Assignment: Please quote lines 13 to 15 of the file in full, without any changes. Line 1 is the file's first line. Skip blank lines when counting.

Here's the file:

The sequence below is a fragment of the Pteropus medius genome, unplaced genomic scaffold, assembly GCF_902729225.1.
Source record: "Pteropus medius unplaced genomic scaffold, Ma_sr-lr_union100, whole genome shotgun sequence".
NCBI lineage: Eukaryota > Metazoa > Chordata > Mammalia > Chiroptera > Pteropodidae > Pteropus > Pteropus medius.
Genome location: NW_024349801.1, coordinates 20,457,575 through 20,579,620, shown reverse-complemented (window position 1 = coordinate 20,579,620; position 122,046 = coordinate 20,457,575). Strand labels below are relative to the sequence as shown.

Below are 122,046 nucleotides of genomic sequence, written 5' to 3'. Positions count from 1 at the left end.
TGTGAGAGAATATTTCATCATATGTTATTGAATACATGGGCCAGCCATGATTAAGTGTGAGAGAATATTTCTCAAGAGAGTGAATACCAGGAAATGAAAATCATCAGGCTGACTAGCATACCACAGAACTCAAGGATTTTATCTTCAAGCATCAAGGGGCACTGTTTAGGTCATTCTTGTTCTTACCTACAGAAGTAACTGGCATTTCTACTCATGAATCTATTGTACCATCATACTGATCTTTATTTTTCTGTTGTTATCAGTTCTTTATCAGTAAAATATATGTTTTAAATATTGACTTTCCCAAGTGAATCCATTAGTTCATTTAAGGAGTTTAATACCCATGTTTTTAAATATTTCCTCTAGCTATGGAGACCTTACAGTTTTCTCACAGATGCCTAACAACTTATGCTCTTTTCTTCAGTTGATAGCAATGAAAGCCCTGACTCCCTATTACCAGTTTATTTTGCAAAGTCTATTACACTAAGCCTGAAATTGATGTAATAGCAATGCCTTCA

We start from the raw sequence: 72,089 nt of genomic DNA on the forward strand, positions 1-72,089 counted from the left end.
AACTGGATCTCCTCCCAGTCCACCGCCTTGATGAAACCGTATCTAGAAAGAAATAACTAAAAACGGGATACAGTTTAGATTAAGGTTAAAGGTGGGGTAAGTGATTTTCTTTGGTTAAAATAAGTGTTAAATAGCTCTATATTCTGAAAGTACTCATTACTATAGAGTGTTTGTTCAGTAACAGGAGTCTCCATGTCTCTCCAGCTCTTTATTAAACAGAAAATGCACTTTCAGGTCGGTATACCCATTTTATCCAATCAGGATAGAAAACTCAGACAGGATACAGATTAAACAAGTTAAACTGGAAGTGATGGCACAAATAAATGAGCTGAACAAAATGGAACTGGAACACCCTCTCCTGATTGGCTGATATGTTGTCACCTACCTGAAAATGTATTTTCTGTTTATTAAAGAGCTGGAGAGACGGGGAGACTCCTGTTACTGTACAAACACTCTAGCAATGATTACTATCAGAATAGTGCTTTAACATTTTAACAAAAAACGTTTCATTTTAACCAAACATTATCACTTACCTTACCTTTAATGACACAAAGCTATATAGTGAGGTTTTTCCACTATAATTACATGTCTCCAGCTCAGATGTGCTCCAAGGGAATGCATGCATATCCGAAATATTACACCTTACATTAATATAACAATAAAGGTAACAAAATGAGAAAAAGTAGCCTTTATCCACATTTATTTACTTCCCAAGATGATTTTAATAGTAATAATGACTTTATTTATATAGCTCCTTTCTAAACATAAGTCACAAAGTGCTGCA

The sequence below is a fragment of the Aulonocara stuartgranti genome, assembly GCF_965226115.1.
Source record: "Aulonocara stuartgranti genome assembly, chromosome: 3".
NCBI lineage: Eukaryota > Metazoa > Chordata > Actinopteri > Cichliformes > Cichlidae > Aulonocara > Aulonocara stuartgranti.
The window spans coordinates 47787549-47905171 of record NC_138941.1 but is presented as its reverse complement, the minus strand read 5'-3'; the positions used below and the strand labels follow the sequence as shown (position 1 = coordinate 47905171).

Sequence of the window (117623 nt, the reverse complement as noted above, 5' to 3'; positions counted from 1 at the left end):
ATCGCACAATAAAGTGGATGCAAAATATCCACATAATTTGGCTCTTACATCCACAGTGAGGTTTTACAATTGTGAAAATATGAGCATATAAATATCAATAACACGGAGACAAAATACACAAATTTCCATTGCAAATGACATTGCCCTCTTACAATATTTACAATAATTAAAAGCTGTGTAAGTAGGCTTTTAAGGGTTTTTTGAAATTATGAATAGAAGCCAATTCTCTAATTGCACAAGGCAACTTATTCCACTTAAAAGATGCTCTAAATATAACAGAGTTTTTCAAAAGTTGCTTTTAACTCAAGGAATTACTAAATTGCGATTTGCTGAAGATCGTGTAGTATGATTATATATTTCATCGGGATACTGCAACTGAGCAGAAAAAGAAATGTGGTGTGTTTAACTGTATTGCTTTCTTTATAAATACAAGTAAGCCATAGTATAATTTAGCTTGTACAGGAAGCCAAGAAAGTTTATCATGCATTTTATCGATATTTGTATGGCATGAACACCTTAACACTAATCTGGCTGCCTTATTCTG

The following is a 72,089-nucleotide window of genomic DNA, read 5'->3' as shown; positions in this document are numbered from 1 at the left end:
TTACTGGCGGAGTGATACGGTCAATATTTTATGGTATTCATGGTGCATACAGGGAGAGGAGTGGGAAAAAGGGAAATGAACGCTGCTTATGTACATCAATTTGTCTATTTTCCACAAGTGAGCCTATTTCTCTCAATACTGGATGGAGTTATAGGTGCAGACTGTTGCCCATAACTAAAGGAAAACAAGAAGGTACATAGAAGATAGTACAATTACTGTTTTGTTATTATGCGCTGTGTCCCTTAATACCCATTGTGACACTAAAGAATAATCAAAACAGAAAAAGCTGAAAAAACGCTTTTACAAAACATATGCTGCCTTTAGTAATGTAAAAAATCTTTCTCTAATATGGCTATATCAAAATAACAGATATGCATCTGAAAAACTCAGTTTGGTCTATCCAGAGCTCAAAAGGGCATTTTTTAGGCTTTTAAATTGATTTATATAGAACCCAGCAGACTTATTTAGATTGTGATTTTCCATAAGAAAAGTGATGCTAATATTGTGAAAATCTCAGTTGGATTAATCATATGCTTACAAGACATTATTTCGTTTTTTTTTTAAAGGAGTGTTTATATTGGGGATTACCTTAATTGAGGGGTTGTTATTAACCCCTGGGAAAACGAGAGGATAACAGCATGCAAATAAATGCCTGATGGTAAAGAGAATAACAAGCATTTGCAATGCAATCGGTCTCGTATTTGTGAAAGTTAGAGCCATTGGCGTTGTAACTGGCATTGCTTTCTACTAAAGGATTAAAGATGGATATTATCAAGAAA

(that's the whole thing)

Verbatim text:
Sequence of the window (117623 nt, the reverse complement as noted above, 5' to 3'; positions counted from 1 at the left end):
ATCGCACAATAAAGTGGATGCAAAATATCCACATAATTTGGCTCTTACATCCACAGTGAGGTTTTACAATTGTGAAAATATGAGCATATAAATATCAATAACACGGAGACAAAATACACAAATTTCCATTGCAAATGACATTGCCCTCTTACAATATTTACAATAATTAAAAGCTGTGTAAGTAGGCTTTTAAGGGTTTTTTGAAATTATGAATAGAAGCCAATTCTCTAATTGCACAAGGCAACTTATTCCACTTAAAAGATGCTCTAAATATAACAGAGTTTTTCAAAAGTTGCTTTTAACTCAAGGAATTACTAAATTGCGATTTGCTGAAGATCGTGTAGTATGATTATATATTTCATCGGGATACTGCAACTGAGCAGAAAAAGAAATGTGGTGTGTTTAACTGTATTGCTTTCTTTATAAATACAAGTAAGCCATAGTATAATTTAGCTTGTACAGGAAGCCAAGAAAGTTTATCATGCATTTTATCGATATTTGTATGGCATGAACACCTTAACACTAATCTGGCTGCCTTATTCTG

The following is a 72,089-nucleotide window of genomic DNA, read 5'->3' as shown; positions in this document are numbered from 1 at the left end: